Quick Talk: The Autism Communication Experiment

Eric Ries is releasing a new book called “The Lean Startup”.  He was interviewed by  Adam Penenberg of Fast Company.  You can find the interview here.

The article initially left me underwhelmed, but then it turned to the subject of breaking rules and taking risks.

Its funny but at IMVU we thought we were releasing something buggy that no one would use. This was after trying to release something perfect. We have all been taught to do our best work, because you never get a second chance to make a first impression. But if you don’t know who your customer is you don’t know what quality is. We didn’t really know what our customers would want. So we used product launches as an experiment to find out.

Ries is talking about his evolution from conventional to unconventional developer.  Becoming someone willing to take risks.  These words reminded me of our endeavor to create, build, and release our Quick Talk app.  We took a risk creating this software.

  1. We wanted to help functionally non-verbal kids with autism
  2. We wanted to give them a communication tool
  3. We wanted the software to be mobile, simple, and flexible
  4. We wanted the software to be cheap
  5. We wanted to launch our first app on Android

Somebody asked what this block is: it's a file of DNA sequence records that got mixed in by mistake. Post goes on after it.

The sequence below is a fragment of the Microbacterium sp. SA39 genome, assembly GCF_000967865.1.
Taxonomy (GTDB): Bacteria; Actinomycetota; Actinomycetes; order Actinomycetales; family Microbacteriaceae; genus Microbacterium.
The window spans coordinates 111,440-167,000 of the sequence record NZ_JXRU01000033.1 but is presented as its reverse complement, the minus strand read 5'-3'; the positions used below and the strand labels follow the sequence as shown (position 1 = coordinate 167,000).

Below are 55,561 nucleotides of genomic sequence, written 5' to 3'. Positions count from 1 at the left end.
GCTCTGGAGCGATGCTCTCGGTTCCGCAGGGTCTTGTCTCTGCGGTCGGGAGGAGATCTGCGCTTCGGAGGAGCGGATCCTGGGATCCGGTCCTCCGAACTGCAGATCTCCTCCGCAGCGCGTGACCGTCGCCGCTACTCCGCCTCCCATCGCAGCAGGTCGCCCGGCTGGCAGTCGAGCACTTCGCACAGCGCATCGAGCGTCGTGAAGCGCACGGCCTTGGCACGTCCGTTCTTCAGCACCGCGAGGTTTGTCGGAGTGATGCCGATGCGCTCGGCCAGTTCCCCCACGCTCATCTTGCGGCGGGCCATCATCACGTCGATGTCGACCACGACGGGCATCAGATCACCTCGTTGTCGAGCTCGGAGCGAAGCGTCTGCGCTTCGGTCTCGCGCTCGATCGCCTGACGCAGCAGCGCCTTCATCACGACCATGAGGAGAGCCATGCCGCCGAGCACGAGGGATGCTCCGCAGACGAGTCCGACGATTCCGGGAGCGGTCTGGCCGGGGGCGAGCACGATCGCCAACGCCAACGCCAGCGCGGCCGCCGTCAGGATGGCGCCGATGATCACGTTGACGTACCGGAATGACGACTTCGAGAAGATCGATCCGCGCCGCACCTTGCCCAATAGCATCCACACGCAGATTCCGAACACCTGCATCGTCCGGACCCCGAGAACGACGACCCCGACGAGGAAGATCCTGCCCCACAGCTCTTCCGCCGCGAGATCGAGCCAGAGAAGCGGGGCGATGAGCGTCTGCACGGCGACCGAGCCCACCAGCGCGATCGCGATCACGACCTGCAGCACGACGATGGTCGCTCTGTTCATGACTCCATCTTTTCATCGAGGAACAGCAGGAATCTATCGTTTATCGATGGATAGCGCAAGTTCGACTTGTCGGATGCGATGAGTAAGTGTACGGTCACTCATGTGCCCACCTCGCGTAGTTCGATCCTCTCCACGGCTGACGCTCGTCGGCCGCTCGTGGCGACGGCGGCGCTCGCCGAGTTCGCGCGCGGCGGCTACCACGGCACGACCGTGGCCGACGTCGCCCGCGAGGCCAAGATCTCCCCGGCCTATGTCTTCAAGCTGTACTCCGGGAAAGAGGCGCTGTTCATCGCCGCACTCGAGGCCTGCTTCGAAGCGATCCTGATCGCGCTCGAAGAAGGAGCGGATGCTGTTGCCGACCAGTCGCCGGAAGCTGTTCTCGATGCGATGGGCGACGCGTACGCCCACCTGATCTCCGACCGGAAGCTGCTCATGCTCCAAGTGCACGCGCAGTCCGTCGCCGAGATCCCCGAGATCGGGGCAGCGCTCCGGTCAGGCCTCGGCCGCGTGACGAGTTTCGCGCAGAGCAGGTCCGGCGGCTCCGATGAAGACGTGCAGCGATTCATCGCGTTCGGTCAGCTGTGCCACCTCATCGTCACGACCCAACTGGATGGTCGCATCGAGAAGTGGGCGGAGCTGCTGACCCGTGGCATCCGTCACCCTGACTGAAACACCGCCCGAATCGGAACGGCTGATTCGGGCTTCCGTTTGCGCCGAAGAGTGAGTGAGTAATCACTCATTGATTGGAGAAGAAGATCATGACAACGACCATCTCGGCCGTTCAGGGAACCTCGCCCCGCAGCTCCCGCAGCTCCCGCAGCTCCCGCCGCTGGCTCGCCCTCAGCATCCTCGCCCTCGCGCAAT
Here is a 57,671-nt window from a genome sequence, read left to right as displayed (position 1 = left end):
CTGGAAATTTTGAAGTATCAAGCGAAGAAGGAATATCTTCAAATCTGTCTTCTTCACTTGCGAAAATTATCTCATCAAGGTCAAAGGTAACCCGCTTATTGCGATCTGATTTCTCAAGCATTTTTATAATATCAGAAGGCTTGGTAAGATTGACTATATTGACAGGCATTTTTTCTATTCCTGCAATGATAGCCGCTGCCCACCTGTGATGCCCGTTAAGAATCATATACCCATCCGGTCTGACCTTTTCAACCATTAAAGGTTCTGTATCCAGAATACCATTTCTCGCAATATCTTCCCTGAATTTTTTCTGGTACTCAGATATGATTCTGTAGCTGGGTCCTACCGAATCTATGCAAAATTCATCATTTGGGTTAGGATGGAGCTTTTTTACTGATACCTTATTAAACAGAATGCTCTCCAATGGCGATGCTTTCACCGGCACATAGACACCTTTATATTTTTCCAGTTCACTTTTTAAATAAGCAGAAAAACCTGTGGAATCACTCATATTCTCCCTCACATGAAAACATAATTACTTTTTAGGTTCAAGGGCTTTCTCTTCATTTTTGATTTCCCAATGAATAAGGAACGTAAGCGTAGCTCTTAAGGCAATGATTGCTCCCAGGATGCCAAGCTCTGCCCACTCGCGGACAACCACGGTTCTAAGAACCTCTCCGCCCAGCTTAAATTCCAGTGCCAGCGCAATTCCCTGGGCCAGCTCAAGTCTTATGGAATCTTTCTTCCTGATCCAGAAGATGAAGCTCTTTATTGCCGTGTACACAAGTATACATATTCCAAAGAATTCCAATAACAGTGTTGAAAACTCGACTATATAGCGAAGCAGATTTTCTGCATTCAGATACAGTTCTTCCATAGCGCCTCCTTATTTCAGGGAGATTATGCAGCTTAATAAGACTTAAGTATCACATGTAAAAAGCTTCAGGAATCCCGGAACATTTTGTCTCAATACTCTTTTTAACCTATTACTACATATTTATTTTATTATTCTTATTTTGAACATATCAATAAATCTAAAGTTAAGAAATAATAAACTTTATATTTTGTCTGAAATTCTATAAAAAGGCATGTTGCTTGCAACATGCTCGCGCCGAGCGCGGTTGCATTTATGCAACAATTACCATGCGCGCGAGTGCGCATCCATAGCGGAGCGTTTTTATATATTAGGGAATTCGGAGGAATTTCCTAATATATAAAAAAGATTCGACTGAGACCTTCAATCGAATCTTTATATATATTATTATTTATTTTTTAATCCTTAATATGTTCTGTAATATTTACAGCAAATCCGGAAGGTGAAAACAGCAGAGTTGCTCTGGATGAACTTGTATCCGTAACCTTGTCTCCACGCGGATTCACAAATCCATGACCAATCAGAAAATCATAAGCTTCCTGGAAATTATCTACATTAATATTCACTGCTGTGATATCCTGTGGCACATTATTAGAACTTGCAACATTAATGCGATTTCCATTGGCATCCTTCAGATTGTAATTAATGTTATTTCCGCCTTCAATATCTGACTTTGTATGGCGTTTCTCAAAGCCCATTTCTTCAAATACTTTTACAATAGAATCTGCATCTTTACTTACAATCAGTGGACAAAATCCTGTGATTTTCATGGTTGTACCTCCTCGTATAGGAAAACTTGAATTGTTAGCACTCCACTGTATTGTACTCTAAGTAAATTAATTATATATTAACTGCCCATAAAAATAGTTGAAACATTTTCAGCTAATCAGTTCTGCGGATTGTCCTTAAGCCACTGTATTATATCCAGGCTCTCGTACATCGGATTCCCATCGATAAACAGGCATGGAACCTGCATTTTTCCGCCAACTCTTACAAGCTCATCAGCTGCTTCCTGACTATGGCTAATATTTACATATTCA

These five goals were all high risk for the reasons that follow:
  1. I learned a quick lesson, when trying to convince top software developers in the heart of Silicon Valley to work on Quick Talk.  They do not work on autism communication software for the functionally non-verbal.  It simply doesn’t pay the bills.  
  2. Quality mobile, simple, and flexible software isn’t cheap to make.
  3. The Apple iOS owns the autism and education markets.
Despite these risks we decided to build the software.  Creating a “we” wasn’t easy, but good fortune provided me with a team of developers willing to work on Quick Talk.  It couldn’t be the top priority, but would definitely be our consuming passion.  We decided to start on an Android version immediately, leaving the iOS version for a later date.

Starting on Android was the right decision, because compared to the iOS it had a better chance of being mobile, simple, flexible, and cheap (additionally there have been 6 billion downloads for Android market..check story here.)

Once completed we sought the input of the same parents, kids, and therapists who gave us our initial ideas.   They were positive, but seeing the software gave them even more ideas, and provided us with some valuable critiques.

My wife’s initial response was most valuable.  She said, “I like it, but where are the pictures”.   Her point was spot on.  While I was excited about our ability to make this software mobile, simple, and flexible–her one question had exposed a weakness in functionality.  It assumed literacy.  While this wasn’t our intent, it was the result.  What to do?

Should we release our software, and risk rejection because it lacked pictures? We decided we could handle critique, failure or rejection, but not the idea of even one verbally challenged child or adult waiting for a tool that could help them.